When Maison Lacour opened in the mid-1980s, Louisiana’s Cajun and Creole culinary scene was just starting to make a name for itself around the world. On LPB television, Justin Wilson was exclaiming “I gar-on-tee!” on his Louisiana Cookin’ show and John Folse was starting his enterprise at Lafitte’s Landing in Donaldsonville. Meanwhile in New Orleans, Paul Prudhomme left Commander’s Palace to open K-Paul’s Kitchen, where the quintessentially “Cajun” dishes of Blackened Redfish and Turducken were born. The young chef who took Prudhomme’s place at Commander’s was none other than Emeril Lagasse, who then opened Emeril’s in 1990. The few women chefs on the scene included Susan Spicer, who opened Bayona that same year, and “The Queen of Creole Cuisine '' Leah Chase—who was already a long timer at Dookey Chase's Restaurant. 

Gréaud, working from her cottage in Baton Rouge, was less well known than these culinary giants. But she was doing something distinct from the Cajun/Creole renaissance—she was introducing people to the highly refined ancestor of Louisiana’s increasingly popular indigenous cuisines. Classic French cuisine evolved from haute cuisine, an earlier style of cooking characterized by its meticulous preparation, elaborate presentation, and the use of high-quality and often difficult-to-obtain ingredients. Simpler but retaining the elegance of its predecessor, Classic French cuisine relies on fresh, locally sourced ingredients—much like its Cajun and Creole relatives. Yet, anyone who has ever tried to follow a recipe by Julia Child, the chef that introduced French cooking into American kitchens, knows Classic French cuisine requires much rigor, practice, and patience to turn out perfect soufflés and sauces like velouté and béchamel. Jacqueline mastered this art and remained true to the culinary traditions she was taught, following classic recipes that had been around for centuries. 

As a frequenter of Maison Lacour, some of my favorite menu items include the Carré d’Agneau, a baked New Zealand rack of lamb, and the Saumon Grillé, broiled salmon with mustard sauce. A perennial favorite is the Flounder en Papillote—which literally means "enveloped in paper,” a cooking method popular in France since the 17th century. Served in a tangy, light cream sauce, the dish recalls Antoine’s Pompano en Papillote, created by Chef Alciatore in honor of the French brothers who developed the first paper hot air balloons. On this particular visit, my husband selected the Côte de Veau, a well-sized veal chop, flambéed in cognac and served with sautéed mushrooms in a delectable cream sauce. I opted for the Canard du Chef. The slices of broiled marinated duck breast were deliciously tender, and the raspberry sauce added just the right touch of sweetness. The entrées are always elegantly presented, accompanied by an array of fresh green beans or asparagus spears, one small boiled potato, and a bright orange carrot slice, cut into a flower shape.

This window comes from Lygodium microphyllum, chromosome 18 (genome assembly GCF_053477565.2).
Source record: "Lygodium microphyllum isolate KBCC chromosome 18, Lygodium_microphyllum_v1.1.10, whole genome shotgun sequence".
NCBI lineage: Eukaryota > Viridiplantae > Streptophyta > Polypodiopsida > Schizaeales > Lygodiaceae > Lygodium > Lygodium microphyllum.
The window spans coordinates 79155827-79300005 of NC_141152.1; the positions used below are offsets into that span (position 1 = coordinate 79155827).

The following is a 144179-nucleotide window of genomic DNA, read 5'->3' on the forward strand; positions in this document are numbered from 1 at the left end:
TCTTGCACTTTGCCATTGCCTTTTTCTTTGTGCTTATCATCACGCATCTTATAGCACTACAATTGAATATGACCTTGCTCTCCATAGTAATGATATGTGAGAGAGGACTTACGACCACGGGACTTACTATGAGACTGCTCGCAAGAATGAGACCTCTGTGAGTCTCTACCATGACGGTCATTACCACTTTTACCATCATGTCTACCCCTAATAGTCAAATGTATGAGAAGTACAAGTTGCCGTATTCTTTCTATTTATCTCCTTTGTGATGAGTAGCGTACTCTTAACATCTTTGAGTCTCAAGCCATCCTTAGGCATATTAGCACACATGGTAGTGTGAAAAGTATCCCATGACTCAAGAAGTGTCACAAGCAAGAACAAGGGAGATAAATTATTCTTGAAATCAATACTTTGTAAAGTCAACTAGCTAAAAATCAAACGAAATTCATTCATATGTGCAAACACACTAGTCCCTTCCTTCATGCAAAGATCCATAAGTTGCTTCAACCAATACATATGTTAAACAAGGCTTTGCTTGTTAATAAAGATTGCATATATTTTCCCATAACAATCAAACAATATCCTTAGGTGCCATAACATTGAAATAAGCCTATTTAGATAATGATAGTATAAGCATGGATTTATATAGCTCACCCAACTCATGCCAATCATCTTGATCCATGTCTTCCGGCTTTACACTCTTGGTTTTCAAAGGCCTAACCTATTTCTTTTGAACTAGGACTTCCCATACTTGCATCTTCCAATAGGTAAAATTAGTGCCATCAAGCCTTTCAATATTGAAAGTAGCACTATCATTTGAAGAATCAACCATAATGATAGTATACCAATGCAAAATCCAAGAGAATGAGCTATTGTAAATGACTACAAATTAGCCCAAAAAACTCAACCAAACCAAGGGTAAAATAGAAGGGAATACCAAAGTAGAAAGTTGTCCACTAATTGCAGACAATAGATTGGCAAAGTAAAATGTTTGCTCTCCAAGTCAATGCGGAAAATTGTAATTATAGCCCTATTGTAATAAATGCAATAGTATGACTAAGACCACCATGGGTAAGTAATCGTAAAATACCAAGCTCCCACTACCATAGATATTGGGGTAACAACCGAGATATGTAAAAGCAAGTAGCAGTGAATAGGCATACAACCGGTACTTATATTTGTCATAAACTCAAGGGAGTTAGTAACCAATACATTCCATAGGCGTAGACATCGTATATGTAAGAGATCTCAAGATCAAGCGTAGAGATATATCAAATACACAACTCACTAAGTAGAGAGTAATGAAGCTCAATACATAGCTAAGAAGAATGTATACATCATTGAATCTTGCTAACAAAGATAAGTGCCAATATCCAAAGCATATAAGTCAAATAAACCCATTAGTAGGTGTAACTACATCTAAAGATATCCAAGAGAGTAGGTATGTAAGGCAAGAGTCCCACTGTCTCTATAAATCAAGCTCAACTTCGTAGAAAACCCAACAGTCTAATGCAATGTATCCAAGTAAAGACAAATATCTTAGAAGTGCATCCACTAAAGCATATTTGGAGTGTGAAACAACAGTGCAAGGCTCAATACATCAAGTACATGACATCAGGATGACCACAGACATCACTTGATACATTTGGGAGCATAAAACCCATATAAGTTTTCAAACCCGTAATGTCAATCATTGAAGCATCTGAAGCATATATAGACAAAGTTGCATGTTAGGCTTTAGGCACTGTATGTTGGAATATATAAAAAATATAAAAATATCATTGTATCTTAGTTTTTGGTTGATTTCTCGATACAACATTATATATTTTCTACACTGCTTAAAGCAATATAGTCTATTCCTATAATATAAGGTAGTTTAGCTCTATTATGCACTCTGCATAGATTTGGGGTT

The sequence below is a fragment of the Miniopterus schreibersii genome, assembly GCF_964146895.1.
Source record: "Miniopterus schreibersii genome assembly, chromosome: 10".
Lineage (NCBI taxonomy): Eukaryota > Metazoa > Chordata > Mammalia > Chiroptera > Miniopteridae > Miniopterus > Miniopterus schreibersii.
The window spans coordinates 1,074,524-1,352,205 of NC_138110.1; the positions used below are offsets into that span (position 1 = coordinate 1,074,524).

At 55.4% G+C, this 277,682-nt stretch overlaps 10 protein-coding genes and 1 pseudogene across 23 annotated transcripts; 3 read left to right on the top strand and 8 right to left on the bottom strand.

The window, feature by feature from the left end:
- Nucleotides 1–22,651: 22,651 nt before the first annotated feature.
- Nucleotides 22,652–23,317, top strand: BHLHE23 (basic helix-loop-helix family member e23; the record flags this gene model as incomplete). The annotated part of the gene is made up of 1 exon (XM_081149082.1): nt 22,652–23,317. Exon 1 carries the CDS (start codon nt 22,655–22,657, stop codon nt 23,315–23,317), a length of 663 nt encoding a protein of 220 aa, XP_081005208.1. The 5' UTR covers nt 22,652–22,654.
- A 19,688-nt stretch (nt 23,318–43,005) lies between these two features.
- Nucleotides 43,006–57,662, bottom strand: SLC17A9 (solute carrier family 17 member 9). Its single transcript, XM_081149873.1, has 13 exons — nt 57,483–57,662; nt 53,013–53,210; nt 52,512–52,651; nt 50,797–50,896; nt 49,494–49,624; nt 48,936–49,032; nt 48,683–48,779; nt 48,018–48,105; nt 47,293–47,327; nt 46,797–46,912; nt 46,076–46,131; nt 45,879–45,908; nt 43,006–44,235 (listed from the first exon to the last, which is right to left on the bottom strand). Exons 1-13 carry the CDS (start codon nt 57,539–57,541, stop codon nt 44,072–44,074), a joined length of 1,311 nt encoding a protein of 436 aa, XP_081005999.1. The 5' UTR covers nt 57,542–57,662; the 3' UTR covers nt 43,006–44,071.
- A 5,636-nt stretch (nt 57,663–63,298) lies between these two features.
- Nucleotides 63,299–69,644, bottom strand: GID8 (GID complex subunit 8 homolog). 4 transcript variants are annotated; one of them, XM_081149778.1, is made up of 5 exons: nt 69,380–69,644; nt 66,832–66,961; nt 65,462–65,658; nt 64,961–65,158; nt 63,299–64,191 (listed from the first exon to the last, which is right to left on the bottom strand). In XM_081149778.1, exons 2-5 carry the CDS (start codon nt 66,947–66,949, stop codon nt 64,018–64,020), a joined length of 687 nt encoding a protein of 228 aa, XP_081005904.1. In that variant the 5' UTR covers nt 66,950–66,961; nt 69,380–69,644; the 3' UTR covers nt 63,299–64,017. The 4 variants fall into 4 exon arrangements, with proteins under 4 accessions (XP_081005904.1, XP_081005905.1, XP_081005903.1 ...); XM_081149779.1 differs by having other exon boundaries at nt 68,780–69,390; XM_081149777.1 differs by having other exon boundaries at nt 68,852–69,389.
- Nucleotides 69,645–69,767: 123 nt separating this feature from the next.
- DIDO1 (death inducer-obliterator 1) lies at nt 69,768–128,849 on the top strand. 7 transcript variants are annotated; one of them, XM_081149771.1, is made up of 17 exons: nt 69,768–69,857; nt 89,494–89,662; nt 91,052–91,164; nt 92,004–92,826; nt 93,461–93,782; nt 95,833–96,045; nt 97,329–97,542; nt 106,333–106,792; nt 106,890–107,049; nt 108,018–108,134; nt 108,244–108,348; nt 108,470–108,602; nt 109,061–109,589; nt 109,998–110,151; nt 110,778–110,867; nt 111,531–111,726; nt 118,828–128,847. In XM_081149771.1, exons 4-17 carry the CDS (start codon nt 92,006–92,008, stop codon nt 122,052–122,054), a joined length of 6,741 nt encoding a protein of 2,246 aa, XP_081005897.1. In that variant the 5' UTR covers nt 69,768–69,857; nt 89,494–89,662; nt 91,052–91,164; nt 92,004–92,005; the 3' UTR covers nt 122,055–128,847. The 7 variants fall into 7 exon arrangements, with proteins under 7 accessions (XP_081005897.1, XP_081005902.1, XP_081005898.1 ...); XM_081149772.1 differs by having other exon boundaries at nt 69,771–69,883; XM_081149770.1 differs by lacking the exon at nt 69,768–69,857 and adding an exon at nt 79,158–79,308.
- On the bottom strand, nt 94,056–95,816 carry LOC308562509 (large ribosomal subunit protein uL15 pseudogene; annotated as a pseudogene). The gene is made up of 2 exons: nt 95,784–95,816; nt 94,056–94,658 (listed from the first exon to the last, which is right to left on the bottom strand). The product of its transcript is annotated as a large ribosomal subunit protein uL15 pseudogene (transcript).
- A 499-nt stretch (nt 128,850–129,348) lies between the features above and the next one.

When it comes to the pièce de résistance, the desserts are fabulous. This time there were several chocolate selections: Mousse au Chocolate, Gâteau au Chocolate, white chocolate bread pudding, and Eva’s Chocolate Martini. For something lighter, we usually go for the Crème Catalane (Maison Lacour’s Crème Brulée). On this occasion, we closed our meal with a satisfying Café Noisette, a French style of espresso with hint of cream, spiked with Nocello, a walnut liqueur.  

It has been more than twenty years since Chef Jacqueline retired, but her son-in-law Chef Michael Jetty says, “Jackie is with me every day on my shoulder.” Hailing from Michigan, Michael moved to Baton Rouge as an adolescent. He dabbled in the local restaurant industry and was a regular customer at Maison Lacour. Intrigued by the French food, he sought out Gréaud. He recalled, “I knocked on the back door [in 1991] and begged her [to take me on as an apprentice].” He trained under her for thirteen years, falling in love and marrying her daughter Eva along the way. He knew he’d finally made rank when one day, unexpectedly, Jacqueline told him, ‘Good job, Chef!” 

He recalled that the first thing she taught him was to know your ingredients: “Use good ingredients. Respect them. Let them speak for themselves.” Michael acknowledged that in Louisiana we are fortunate to have many good local ingredients. He has access, for instance, to fresh crawfish, which are also served in France (écrivisse). Jacqueline also insisted on the importance of knowing your audience: “No one asks you if you like it. You are cooking for the people who are paying you.” She taught him how to be a steward of classic French cuisine, following recipes commonly recognized on the streets of Paris and in any French village: “Put away your ego. Who are you to change what has stood the test of time?” Michael declared Jacqueline to be the most interesting and smartest person he’d ever met. “We spent long days in the kitchen prepping, and she could talk about anything on any subject,” he said. “I learned a lot of life education from her.” 

Jacqueline remains an important part of Maison Lacour’s story. As Michael put it, “It is most humbling to serve the grown children, and their children, of our founding customers and former staff members.” He said he and Eva never take their work for granted. “We stand behind what we do, fiercely.” 

Hours at Maison Lacour are 5:30 pm–7 pm Tuesday–Saturday. Reservations may be made by texting 225-333-7533 a week or more in advance. Cash or check only.

Maison Lacour French Restaurant